Sitting and lying down all day may help push physical and mental exhaustion away, but they aren’t exactly beneficial to you in the long run. Different health risks have long been associated with having little to no physical activity, including cancer. No less than the World Health Organization (WHO) identified a sedentary lifestyle as one of the leading causes of death worldwide, accounting for approximately 3.2 million deaths per year.
If you think enjoying a whole day binge-watching your favorite series or playing a video game on a bed is good for the body and mind, think again. This article serves as a brief guide covering everything you need to know about sedentary lifestyles and cancer. Find out what links the two and why you should embrace a more active routine from now on.
What makes up a sedentary lifestyle?
A sedentary behavior commonly pertains to any activity that requires low energy expenditure. Common examples of sedentary behavior include television viewing, sitting while reading, lying down while playing video games, and more.
In 2017, the Sedentary Behavior Research Network (SBRN) gave an even more specific definition of what constitutes sedentary behavior. It defined the term as any waking behavior that has an energy expenditure of 1.5 metabolic equivalents (METs) or less. To make this clearer, one MET equals the amount of energy you exert while at rest. Hence, activities that amount up to 4 or 5 METs mean a normal person consumes energy that is 4 or 5 times greater than the energy he uses when he is completely at rest. Activities like sitting while reading or playing cards generally amount to 1 to 1.5 METs. Meanwhile, running or bicycling may already measure over 10 METs.
When sedentary behaviors are done repetitively and take up most of our time, it develops into a lifestyle. In one study, about one-third of people worldwide aged 15 years and above are said to have insufficient physical activities. Another research also revealed that Americans tend to spend 54.9% of their monitored time engaged in sedentary behaviors.
Sedentary lifestyle and Cancer – Is there a connection?
Physical inactivity has long been associated with various health risks, including diabetes, obesity, and cardiovascular disease. Naturally, many are curious whether keeping a sedentary lifestyle also finds a connection with cancer, which is one of the leading causes of death worldwide. Current literature answers this question in the affirmative. Many studies published so far found that keeping a sedentary lifestyle leads to an increased risk of cancer, including breast, colon, and ovarian cancers.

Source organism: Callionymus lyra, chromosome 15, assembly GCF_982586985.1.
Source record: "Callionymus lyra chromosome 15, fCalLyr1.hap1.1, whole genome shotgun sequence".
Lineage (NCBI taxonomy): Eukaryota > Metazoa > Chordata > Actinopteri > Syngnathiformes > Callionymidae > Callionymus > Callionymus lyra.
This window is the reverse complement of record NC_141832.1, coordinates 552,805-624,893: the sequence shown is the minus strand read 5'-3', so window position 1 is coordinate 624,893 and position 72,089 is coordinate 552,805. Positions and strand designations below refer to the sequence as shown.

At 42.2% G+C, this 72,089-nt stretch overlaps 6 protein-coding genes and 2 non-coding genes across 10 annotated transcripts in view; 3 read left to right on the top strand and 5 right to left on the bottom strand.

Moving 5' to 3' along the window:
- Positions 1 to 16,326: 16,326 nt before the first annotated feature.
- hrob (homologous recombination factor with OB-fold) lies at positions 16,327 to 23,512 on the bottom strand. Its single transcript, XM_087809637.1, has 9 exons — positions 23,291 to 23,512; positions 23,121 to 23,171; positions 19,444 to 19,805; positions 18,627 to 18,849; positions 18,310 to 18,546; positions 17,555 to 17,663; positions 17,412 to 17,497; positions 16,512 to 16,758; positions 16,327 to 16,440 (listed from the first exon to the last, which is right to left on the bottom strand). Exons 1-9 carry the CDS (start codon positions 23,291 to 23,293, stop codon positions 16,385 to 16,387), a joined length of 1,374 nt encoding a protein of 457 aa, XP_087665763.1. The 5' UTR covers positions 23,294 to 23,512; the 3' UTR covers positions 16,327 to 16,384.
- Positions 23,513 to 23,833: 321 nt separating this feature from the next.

In a 2014 meta-analysis, researchers analyzed data from 43 observational studies with over 68,000 cancer cases. They found that prolonged TV viewing and time spent in other sedentary behaviors such as occupational sitting time lead to increased risks of colon, endometrial, and lung cancer. Researchers noted an 8% and 10% increase in colon cancer risk and endometrial cancer risk, respectively, for every additional two (2) hours of sedentary time per day.
Such a positive association between sedentary behavior and cancer is believed to be caused by several factors. Among these include the following:
Lack of physical activity is strongly associated with obesity, a condition where the body contains excessive body fat. In recent years, obesity has been found to cause chronic low-grade inflammation. Over time, such inflammation may cause DNA damage, which can lead to cancer.
Long-term inflammation may also lead to insulin resistance. This condition will in turn propel the body to produce more insulin. Such an increase in insulin level can promote cancer progression.
Obese people also have more fat cells than other people. Such cells produce hormones called adipokines, which can promote cancer cell progression.
- Vitamin D deficiency
Maintaining a sedentary lifestyle is almost equal to spending all your days indoors. Naturally, such a routine may eventually lead to Vitamin D deficiency because of a lack of sunlight and a poor diet. Vitamin D is mainly responsible for regulating calcium and phosphorus levels. Naturally, a lack of sufficient Vitamin D negatively affects the body.
In one study, researchers found that a low amount of calcium, vitamin D, and dairy food intake is significantly associated with an increased risk of colon cancer. Another group of researchers also observed that women regularly exposed to sunlight display lower breast cancer incidence rates.
Some researchers submit that this relation between low Vitamin D and increased cancer risk is due to Vitamin D’s ability to inhibit the development of colon tumors. Another study also suggests that Vitamin D3 analogs and their 24-oxo metabolite help inhibit the growth of breast cancer cells.
To date, the National Academy of Sciences recommends a daily intake of 200 IU of Vitamin D for people aged 1 to 50, and 400 IU of Vitamin D for those 51 years and older.
The Bottom Line
Are you at risk of cancer? Keeping a sedentary life may cost you more than you’ve bargained for. Welcome a healthier life by embracing a more active lifestyle. You may start with simple household chores to put your body on the move and then eventually add other activities that will require more energy expenditure.
If you know someone battling cancer, you may direct them to us here at New Hope Medical Center. Our team of doctors offers a unique combination of traditional, alternative, and holistic cancer therapies. Call us at 480-473-9808 to know more.